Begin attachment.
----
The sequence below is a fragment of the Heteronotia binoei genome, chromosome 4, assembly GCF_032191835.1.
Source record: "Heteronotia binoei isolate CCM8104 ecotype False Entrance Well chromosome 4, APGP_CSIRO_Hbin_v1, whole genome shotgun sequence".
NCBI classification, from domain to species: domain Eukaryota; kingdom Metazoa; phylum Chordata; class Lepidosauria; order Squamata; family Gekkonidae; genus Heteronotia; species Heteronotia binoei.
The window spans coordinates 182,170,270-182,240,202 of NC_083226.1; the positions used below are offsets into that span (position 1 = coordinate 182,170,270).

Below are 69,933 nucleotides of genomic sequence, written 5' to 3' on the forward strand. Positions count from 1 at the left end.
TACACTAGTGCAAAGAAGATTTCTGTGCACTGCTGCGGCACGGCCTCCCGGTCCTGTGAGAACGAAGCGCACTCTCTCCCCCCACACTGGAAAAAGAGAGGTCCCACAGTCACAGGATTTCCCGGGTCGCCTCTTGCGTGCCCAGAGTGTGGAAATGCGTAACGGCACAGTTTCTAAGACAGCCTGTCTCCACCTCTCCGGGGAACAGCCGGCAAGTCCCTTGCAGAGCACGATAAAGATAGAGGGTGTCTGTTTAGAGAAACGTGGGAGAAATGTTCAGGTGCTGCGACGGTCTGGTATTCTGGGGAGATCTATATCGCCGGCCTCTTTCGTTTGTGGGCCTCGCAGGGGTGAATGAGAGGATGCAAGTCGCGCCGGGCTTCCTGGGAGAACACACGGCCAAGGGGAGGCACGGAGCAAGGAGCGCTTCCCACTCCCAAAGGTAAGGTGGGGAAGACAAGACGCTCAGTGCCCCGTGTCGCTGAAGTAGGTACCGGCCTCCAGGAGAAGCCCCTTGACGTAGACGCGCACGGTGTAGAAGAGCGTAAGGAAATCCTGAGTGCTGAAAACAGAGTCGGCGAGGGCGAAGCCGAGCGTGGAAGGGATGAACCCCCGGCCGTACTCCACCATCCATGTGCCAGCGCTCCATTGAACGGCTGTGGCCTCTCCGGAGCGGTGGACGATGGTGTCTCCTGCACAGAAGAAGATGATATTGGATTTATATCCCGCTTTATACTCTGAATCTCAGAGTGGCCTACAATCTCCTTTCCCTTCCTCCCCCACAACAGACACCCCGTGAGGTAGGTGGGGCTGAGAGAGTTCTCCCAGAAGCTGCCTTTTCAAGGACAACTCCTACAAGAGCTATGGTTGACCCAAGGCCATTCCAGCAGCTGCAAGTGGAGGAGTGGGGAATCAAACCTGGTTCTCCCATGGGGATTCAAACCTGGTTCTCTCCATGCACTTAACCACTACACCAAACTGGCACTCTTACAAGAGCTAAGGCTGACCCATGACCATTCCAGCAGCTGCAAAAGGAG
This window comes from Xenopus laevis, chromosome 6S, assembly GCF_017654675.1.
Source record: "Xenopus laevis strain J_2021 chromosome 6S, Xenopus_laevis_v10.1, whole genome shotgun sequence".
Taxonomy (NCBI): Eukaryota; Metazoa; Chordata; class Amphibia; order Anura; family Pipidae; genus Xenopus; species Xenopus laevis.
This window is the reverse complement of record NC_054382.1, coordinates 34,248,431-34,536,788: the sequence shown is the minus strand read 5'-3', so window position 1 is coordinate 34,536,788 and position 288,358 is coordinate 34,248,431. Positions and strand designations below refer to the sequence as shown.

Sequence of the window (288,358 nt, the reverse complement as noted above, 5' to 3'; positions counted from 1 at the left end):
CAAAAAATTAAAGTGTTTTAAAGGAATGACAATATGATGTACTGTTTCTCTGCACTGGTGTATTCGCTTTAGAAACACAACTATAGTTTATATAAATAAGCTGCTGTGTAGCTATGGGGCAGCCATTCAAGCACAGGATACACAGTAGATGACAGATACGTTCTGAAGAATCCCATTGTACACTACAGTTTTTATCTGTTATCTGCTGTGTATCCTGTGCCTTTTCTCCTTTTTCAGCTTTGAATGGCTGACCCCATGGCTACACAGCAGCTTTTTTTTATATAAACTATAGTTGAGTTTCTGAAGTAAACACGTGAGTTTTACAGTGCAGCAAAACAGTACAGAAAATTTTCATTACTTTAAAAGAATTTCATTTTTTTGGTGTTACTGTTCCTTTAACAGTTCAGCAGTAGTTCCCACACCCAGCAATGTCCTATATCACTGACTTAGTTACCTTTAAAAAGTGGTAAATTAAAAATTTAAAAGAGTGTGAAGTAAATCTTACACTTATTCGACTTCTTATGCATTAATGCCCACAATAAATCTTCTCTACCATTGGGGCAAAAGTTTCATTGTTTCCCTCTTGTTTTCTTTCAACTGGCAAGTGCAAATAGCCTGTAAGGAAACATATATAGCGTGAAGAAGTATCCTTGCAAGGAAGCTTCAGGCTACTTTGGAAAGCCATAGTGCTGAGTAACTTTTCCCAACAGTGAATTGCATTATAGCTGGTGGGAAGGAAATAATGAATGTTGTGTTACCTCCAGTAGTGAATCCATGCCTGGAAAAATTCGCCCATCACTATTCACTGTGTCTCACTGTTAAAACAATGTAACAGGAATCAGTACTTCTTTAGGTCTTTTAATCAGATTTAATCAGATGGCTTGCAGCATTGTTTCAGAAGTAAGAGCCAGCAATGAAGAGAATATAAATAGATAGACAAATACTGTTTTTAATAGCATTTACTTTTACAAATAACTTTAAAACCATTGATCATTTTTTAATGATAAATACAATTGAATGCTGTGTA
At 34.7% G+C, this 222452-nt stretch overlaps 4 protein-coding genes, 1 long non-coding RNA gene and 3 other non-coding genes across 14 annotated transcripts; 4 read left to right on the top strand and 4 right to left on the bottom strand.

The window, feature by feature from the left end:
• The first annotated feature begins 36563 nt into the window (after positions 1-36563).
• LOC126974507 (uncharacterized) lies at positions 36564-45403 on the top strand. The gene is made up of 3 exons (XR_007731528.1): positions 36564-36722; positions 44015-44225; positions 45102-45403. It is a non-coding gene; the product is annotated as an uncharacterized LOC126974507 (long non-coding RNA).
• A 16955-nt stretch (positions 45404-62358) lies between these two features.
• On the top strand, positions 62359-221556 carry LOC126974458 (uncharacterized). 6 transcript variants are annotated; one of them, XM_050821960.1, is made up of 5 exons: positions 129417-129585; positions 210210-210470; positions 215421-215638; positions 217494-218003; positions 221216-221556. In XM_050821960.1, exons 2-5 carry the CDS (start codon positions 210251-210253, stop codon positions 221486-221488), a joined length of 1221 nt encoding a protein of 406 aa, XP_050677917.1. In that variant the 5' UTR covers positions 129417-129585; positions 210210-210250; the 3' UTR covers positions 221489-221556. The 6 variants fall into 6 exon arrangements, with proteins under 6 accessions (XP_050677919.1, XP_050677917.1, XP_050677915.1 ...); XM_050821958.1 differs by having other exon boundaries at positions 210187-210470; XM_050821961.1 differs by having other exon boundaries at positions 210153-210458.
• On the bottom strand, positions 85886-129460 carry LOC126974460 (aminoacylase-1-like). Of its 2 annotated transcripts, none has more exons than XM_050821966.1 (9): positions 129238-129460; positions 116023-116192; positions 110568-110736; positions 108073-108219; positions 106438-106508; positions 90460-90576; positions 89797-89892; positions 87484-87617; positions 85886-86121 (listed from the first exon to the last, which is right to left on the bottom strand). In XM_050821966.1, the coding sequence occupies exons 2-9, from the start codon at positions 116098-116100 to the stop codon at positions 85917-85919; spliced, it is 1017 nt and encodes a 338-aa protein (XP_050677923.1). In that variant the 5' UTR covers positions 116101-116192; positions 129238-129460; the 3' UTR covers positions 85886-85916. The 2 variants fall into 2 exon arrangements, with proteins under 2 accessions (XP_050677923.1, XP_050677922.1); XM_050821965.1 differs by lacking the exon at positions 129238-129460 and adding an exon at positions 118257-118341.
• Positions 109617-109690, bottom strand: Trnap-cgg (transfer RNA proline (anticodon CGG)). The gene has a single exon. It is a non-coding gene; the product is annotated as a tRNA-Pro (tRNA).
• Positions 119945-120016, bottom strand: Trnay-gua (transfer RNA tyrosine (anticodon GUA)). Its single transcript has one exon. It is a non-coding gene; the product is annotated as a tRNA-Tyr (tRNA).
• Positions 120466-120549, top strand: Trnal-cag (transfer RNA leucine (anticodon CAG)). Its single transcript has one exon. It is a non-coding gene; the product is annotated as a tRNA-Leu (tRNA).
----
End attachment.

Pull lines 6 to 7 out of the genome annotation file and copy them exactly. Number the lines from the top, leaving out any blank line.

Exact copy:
TACACTAGTGCAAAGAAGATTTCTGTGCACTGCTGCGGCACGGCCTCCCGGTCCTGTGAGAACGAAGCGCACTCTCTCCCCCCACACTGGAAAAAGAGAGGTCCCACAGTCACAGGATTTCCCGGGTCGCCTCTTGCGTGCCCAGAGTGTGGAAATGCGTAACGGCACAGTTTCTAAGACAGCCTGTCTCCACCTCTCCGGGGAACAGCCGGCAAGTCCCTTGCAGAGCACGATAAAGATAGAGGGTGTCTGTTTAGAGAAACGTGGGAGAAATGTTCAGGTGCTGCGACGGTCTGGTATTCTGGGGAGATCTATATCGCCGGCCTCTTTCGTTTGTGGGCCTCGCAGGGGTGAATGAGAGGATGCAAGTCGCGCCGGGCTTCCTGGGAGAACACACGGCCAAGGGGAGGCACGGAGCAAGGAGCGCTTCCCACTCCCAAAGGTAAGGTGGGGAAGACAAGACGCTCAGTGCCCCGTGTCGCTGAAGTAGGTACCGGCCTCCAGGAGAAGCCCCTTGACGTAGACGCGCACGGTGTAGAAGAGCGTAAGGAAATCCTGAGTGCTGAAAACAGAGTCGGCGAGGGCGAAGCCGAGCGTGGAAGGGATGAACCCCCGGCCGTACTCCACCATCCATGTGCCAGCGCTCCATTGAACGGCTGTGGCCTCTCCGGAGCGGTGGACGATGGTGTCTCCTGCACAGAAGAAGATGATATTGGATTTATATCCCGCTTTATACTCTGAATCTCAGAGTGGCCTACAATCTCCTTTCCCTTCCTCCCCCACAACAGACACCCCGTGAGGTAGGTGGGGCTGAGAGAGTTCTCCCAGAAGCTGCCTTTTCAAGGACAACTCCTACAAGAGCTATGGTTGACCCAAGGCCATTCCAGCAGCTGCAAGTGGAGGAGTGGGGAATCAAACCTGGTTCTCCCATGGGGATTCAAACCTGGTTCTCTCCATGCACTTAACCACTACACCAAACTGGCACTCTTACAAGAGCTAAGGCTGACCCATGACCATTCCAGCAGCTGCAAAAGGAG
This window comes from Xenopus laevis, chromosome 6S, assembly GCF_017654675.1.